Diabetes Mellitus Type 2, (i.e., adult onset)…
Hyperlipidaemia, (i.e., group of abnormal elevated levels of lipids (fats) in the blood)…
Smoking status and how much…
Drug history, (e.g., oral contraceptives), cyclosporine (immunosuppressant) given with kidney disease, Crohn disease, and aplastic anemia (shortages of red & white blood cells)…
Lifestyle: salt and fat intakes…

Initial Physical examination- 
Take a reading of the body mass index (BMI)…
Chest examination, check for evidence of heart failure (HF) in patients presenting with associated shortness of breath (SOB)…
Cardiovascular disease or electro-physiology disorders, i.e. particularly look for left ventricular hypertrophy (LVH), arterial bruits or heart murmur sounds (S₁, S₂, S₃)…
Check abdomen for bruits, also, enlarged kidneys and/or other masses present…
Check for fundi oculi, (i.e., yellowing nails), also affects the interior of the eye wall…
Initial investigation for acute (Ac3) diagnosed HPN- 
Include a blood test for urea and electrolytes, glucose, lipid panel, complete blood count (CBC). In addition, creatinine (BUN) and estimated glomerular filtration rate (eGFR)…
Urinalysis for glucose and protein…
Order an ECG: this cardio-diagnostic tool can detect LVH (sum of the S-wave in lead V₁ or V₂ and the R-wave in V₅ or V₆ >mm or atrial fibrillation (AF), (i.e., no visible P-waves are essentially normal, QRS waves are occurring at irregular intervals).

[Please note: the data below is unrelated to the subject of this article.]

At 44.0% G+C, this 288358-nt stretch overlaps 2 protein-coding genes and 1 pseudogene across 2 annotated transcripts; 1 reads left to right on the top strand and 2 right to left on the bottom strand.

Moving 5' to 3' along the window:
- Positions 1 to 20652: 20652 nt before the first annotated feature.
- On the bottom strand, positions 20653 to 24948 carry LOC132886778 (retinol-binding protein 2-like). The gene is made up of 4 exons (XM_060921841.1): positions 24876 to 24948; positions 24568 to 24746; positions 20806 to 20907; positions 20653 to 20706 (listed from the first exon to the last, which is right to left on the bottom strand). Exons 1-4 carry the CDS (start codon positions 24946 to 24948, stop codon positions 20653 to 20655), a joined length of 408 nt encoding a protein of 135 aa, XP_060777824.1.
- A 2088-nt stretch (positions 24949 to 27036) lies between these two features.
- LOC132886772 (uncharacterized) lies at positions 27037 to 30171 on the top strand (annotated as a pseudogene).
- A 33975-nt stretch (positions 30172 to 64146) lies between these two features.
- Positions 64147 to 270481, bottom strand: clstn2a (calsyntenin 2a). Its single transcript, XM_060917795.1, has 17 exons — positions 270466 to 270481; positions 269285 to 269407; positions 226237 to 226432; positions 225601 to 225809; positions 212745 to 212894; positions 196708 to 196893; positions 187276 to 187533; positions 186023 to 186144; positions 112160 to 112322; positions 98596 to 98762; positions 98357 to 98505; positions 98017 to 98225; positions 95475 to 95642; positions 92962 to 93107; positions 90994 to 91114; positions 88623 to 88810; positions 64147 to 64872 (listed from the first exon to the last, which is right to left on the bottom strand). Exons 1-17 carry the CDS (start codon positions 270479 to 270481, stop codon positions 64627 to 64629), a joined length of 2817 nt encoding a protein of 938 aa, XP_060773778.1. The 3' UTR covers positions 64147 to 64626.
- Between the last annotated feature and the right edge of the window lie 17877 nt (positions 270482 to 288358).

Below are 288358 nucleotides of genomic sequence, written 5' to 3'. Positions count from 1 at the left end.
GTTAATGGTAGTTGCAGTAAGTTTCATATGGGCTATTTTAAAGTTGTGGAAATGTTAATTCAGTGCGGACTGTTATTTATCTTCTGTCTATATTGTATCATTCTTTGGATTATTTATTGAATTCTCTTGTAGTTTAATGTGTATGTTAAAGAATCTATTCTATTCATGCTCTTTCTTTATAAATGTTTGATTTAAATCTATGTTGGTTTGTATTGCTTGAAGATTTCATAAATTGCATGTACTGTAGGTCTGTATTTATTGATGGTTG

Also, if your patient has a history of pulmonary hypertension and/or CHF, have the clinicians’ order an 2-D Echocardiograph with Color Flow Doppler, for a possible abnormal ejection fraction.19 Due to chronic, (i.e., 12 weeks or longer) elevation in pulmonary pressures, the clinical findings are usually based on several pieces of data. Symptoms, echocardiogram, and if necessary, a right heart catheterization.
As a nurse, your communication skills, are an important factor when obtaining a thorough history from the patient and may lead to identifying a ‘remarkable feature, ’regarding the patient’s condition. As noted, by Aminoff and Kjellgren, et. al., (2001), 20,21 and observation puts both nurses and physicians’ in a ‘check and balance’ relationship, which is for the greater in identifying physical and social, (i.e., lifestyle issues).
In observation, the patients have longer conversations with nurses than physicians do.
Registered nurses will talk with patients about other vascular risk factors more frequently than physicians do.
Doctor-patient consultations tend to be medication and/or physiological focused, (i.e., evidenced-based).
Patients tend to raise more topics with nurses than physicians. One may suggest that nurses articulate with understanding by every-day patients. There may be common ground between nurses-to-patients and this could lead to a full humanity approach between the ‘art and science’ in reaching a medical conclusion.